Why You Should Avoid Sunburn This Summer
Summer is coming which means pool days, lazy afternoons reading on deck chairs and long sunset beach strolls. What do these summer activities have in common? They’re exposing your skin to the effects of the sun. Getting the right amount of Vitamin D is essential, but when overexposed to the sun, your skin suffers the consequences. Here’s why you should try your best to avoid getting sunburnt this summer!
There are many different types of rays present in sunlight. You can see the sun’s light, and you can feel the sun’s heat, but you can’t see or feel the sun’s UV radiation even though it is impacting your body. UV can reach you directly from the sun or it can be reflected off different surfaces and scattered by particles in the air (can we ever escape UV rays?).
Did you know? There are approximately 500 times more UVA rays in sunlight than UVB rays, and unprotected exposure to UVA and UVB damages the DNA in skin cells. Here’s the difference between the two, how they affect your skin and what you can do to prevent this environmental damage.
UVA is not hot. It can't be felt and isn't connected to the temperature. UV levels can be damaging on cool, cloudy days and warm, sunny days. Exposure to these UV rays can cause premature aging of the skin and signs of sun damage such as wrinkles, leathery skin, liver spots, actinic keratosis, and solar elastosis. UV rays can also cause eye problems. They can cause the cornea (on the front of the eye) to become inflamed or burned.
The initials UVB stand for the type B ultraviolet, the middle energy between the tanning rays (UVA) and the intense germicidal UVC (most of which is filtered out by the ozone layer). UVB rays are responsible for producing sunburn. The UVB rays also play the greatest role in causing skin cancers, including the deadly black mole form of skin cancer (malignant melanoma).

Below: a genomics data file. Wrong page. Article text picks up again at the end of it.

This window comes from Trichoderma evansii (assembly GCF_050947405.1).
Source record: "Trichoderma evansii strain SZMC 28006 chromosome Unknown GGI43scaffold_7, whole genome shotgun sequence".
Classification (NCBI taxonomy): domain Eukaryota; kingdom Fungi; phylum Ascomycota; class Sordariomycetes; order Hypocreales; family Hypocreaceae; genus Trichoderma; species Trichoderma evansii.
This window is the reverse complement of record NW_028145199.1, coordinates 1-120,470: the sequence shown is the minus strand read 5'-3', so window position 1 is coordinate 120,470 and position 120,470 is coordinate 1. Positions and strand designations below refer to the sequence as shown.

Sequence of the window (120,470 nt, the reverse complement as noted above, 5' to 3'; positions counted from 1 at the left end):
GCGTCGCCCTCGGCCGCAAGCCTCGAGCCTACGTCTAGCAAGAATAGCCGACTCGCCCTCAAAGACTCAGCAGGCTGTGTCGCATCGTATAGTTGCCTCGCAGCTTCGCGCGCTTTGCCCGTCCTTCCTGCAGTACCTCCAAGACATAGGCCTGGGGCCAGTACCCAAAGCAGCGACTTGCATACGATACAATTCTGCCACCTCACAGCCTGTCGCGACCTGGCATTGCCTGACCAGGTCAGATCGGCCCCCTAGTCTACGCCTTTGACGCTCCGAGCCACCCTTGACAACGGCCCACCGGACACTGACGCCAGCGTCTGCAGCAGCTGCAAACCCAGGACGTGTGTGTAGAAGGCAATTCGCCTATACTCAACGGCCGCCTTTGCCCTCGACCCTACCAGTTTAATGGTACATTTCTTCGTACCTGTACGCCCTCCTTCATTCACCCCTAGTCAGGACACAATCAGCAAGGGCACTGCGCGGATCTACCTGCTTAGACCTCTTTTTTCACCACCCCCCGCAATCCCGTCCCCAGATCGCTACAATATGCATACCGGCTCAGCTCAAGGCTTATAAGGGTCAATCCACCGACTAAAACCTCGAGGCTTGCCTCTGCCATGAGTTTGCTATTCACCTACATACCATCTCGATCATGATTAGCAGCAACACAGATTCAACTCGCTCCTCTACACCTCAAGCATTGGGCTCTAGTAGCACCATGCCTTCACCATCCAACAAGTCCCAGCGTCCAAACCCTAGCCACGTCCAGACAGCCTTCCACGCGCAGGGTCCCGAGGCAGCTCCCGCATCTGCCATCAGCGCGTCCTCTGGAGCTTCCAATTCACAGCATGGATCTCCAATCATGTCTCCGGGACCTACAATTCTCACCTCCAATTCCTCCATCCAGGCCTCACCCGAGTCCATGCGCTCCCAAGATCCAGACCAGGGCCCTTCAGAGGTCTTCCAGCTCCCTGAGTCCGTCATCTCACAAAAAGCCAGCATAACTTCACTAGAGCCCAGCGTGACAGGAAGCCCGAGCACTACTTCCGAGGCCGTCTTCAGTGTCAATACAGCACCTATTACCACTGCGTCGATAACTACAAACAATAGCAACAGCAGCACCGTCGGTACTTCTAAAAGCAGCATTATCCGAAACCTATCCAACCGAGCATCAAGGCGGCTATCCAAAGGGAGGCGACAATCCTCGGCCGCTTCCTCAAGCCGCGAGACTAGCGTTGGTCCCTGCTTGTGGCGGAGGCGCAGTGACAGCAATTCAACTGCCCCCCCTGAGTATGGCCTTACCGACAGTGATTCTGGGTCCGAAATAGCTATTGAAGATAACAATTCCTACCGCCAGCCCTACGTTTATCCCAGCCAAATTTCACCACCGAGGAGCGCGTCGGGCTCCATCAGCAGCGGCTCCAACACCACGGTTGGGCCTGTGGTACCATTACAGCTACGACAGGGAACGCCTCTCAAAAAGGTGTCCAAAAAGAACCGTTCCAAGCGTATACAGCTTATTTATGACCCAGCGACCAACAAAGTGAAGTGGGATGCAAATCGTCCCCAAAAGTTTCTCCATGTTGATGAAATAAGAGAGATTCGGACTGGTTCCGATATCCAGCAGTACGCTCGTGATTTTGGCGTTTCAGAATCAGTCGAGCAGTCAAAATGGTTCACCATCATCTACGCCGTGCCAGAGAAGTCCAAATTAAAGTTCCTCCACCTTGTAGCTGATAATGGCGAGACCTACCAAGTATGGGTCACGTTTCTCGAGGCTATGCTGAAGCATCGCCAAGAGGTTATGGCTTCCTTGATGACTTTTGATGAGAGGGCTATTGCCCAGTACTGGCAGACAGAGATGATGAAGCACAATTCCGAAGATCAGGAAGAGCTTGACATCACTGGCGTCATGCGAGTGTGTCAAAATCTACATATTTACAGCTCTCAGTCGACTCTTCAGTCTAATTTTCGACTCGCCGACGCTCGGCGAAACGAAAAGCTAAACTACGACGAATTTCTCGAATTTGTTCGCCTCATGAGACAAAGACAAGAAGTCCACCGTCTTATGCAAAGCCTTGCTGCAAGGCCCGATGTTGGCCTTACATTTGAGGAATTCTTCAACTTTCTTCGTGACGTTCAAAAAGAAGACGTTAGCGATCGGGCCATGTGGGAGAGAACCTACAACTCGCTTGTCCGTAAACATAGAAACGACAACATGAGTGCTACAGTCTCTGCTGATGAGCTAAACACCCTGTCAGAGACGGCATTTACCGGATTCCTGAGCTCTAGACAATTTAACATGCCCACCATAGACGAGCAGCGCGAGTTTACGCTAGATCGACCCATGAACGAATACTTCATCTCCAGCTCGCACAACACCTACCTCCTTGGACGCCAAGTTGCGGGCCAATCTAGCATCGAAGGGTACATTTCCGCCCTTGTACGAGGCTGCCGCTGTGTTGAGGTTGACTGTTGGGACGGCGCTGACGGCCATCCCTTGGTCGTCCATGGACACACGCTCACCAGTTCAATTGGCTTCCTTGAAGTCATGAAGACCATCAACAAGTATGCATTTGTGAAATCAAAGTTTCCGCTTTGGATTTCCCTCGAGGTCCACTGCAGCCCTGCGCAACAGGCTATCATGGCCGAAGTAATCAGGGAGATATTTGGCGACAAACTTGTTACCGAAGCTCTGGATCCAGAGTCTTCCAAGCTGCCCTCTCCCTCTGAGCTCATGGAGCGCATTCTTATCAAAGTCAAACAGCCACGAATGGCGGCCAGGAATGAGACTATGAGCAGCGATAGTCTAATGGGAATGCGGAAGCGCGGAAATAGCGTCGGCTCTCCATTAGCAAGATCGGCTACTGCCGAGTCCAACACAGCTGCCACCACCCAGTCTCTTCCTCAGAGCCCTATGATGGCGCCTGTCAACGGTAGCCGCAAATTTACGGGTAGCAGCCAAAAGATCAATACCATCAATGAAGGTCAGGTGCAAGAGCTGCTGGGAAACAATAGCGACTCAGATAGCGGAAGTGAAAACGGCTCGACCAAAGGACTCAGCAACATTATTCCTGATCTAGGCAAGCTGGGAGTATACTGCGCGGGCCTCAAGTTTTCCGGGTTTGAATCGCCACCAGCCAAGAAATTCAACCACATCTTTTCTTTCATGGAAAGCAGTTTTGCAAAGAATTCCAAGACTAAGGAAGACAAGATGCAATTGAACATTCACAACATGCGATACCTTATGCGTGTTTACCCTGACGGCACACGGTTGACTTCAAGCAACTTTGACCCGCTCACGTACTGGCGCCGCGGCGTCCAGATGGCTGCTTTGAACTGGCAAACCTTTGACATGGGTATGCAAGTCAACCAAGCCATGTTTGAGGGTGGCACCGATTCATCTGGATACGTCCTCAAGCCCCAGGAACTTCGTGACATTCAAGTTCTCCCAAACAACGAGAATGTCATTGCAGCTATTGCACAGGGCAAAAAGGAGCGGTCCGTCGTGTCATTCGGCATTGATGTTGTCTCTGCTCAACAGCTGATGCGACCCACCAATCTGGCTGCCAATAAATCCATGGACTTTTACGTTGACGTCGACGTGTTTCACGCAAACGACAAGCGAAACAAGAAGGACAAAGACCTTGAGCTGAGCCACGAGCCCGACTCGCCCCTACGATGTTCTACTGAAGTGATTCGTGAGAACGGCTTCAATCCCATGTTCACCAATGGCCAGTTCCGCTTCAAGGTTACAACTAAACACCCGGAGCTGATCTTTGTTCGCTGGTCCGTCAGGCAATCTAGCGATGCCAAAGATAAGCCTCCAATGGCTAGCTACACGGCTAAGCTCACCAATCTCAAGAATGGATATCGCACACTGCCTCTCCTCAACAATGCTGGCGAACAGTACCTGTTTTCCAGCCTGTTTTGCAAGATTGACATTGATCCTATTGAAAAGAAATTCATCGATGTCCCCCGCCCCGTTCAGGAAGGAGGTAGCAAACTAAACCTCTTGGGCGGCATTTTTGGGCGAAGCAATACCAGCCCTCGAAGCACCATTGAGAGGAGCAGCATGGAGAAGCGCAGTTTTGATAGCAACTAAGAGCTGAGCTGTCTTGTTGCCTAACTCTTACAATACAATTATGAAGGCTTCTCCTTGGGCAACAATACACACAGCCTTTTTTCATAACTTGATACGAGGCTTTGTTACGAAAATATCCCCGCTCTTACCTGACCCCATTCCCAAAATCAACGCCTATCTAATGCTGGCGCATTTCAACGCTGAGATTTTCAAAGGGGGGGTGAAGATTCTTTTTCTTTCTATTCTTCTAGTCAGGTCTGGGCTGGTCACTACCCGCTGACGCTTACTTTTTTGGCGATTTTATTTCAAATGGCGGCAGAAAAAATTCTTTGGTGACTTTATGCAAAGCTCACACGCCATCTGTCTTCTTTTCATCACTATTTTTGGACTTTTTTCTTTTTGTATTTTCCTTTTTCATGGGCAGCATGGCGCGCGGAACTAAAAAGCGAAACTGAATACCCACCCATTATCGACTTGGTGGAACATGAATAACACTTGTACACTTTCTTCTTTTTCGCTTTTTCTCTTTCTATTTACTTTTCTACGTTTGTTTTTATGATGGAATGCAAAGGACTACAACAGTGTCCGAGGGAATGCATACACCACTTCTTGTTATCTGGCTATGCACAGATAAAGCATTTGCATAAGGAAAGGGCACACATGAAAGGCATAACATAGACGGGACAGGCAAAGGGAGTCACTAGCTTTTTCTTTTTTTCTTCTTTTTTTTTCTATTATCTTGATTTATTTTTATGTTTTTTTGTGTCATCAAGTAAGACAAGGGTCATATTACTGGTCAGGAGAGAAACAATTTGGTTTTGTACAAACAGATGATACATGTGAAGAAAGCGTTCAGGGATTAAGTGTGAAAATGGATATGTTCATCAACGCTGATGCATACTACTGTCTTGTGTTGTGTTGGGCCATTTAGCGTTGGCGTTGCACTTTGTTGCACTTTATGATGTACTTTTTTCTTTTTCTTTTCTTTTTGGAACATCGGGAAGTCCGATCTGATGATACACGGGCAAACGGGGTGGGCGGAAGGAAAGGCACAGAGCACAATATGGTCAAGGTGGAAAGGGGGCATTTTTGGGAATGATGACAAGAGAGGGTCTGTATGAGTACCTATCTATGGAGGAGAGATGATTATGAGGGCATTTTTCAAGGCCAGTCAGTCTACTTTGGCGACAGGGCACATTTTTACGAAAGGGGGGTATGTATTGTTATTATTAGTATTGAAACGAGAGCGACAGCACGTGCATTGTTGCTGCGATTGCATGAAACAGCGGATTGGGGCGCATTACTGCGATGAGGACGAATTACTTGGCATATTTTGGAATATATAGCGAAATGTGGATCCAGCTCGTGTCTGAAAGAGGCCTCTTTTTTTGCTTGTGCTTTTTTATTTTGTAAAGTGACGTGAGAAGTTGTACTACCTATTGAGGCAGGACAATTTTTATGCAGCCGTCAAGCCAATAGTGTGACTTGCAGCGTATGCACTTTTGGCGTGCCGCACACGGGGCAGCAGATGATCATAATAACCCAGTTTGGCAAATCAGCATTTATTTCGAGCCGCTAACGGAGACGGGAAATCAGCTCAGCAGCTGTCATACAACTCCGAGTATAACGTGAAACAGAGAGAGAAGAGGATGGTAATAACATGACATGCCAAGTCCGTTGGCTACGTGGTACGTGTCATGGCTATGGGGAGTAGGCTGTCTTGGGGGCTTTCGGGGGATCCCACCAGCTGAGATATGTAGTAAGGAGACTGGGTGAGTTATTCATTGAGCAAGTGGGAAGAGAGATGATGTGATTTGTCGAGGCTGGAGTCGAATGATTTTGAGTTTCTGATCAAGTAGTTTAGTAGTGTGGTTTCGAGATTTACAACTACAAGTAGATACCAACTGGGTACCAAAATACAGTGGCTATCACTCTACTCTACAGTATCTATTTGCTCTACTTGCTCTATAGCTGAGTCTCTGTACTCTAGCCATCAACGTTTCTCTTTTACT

Basically, not protecting your skin from sunburn can result in:
- Texture changes, such as rough skin and wrinkles
- Increased number of moles and freckles
- Skin cancer
- Permanent stretching of small blood vessels
While you can treat the aesthetic effects of sun damage, you unfortunately can't reduce or reverse DNA damage caused by the sun. Once DNA mutation has occurred due to UV irradiation, there is no way to undo that. But there are things you can do to prevent the sun having a lasting, negative effect on the skin:
☼ Always wear sunscreen
☼ Avoid sun in the middle of the day, from about 10 a.m. to 3 p.m (UV rays are their strongest at this time)
☼ Wear protective clothing e.g. a sarong over your shoulders
☼ Wear sunglasses that filter UV light
☼ Use SkinSpring R³ Formulation to combat environmental damage done to the skin
☼ Soothe post-sun skin with The Olio Store’s Soothing Gel
With ingredients like Aloe Ferox, Chamomile Flower Extract and Lavender Flower Extract, this Gel is effective in soothing, hydrating and repairing skin. And, it’s especially effective for sunburn because it reduces itchiness, redness and more.
This Soothing Gel is suitable for all skin types and should be applied directly onto clean skin after direct sun exposure or when your skin feels dry, inflamed or irritated. Always keep a tube handy this summer, your skin will thank you!